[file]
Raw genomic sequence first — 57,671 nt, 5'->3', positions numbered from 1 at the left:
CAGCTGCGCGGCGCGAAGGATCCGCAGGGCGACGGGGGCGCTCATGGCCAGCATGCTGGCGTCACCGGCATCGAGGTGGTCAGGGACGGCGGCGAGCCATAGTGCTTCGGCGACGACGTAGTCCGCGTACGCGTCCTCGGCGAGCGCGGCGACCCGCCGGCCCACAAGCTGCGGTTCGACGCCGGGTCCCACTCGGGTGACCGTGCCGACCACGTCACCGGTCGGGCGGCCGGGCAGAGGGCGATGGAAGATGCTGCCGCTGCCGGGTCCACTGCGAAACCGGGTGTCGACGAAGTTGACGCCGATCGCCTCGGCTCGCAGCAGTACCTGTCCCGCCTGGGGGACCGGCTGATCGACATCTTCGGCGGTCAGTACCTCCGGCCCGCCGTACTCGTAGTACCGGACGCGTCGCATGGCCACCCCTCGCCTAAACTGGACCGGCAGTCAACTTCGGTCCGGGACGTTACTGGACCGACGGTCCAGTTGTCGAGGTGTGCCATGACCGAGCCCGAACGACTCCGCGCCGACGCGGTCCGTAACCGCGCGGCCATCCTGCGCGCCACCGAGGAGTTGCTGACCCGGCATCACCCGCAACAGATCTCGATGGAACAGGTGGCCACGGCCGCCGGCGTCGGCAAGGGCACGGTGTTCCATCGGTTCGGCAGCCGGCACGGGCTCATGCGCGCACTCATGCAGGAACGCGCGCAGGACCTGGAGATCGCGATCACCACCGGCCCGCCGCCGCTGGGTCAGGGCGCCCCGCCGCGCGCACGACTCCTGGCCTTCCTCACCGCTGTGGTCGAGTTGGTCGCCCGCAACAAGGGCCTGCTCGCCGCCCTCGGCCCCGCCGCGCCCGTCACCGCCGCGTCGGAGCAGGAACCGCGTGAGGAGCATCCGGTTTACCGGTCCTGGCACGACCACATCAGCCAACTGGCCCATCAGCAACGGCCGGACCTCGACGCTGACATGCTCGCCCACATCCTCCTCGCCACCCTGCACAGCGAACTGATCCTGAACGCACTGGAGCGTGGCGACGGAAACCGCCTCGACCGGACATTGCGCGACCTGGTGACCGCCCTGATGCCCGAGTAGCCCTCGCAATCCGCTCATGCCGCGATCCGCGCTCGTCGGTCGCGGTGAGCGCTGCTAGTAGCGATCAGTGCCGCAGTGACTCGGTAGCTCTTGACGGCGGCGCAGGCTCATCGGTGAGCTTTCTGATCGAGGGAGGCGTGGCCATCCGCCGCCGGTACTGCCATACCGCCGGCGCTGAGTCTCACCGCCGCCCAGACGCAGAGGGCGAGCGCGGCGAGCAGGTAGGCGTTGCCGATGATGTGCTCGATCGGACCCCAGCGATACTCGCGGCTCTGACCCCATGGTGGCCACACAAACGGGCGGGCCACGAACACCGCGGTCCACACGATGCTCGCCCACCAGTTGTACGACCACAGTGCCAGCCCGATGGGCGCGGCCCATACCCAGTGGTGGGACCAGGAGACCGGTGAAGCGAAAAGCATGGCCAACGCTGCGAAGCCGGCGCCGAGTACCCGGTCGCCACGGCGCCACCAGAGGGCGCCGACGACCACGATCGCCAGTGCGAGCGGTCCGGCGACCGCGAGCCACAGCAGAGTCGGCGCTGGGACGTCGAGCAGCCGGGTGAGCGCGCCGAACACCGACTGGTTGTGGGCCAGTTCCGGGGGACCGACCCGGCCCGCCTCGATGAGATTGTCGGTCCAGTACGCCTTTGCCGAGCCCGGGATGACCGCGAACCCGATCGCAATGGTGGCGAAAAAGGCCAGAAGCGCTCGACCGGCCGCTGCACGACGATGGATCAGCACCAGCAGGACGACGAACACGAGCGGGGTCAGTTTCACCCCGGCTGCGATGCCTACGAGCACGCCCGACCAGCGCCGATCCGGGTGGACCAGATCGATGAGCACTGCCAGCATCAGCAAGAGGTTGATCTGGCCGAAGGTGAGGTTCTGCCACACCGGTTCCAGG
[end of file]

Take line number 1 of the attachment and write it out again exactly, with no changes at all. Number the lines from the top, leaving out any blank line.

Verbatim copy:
Raw genomic sequence first — 57,671 nt, 5'->3', positions numbered from 1 at the left: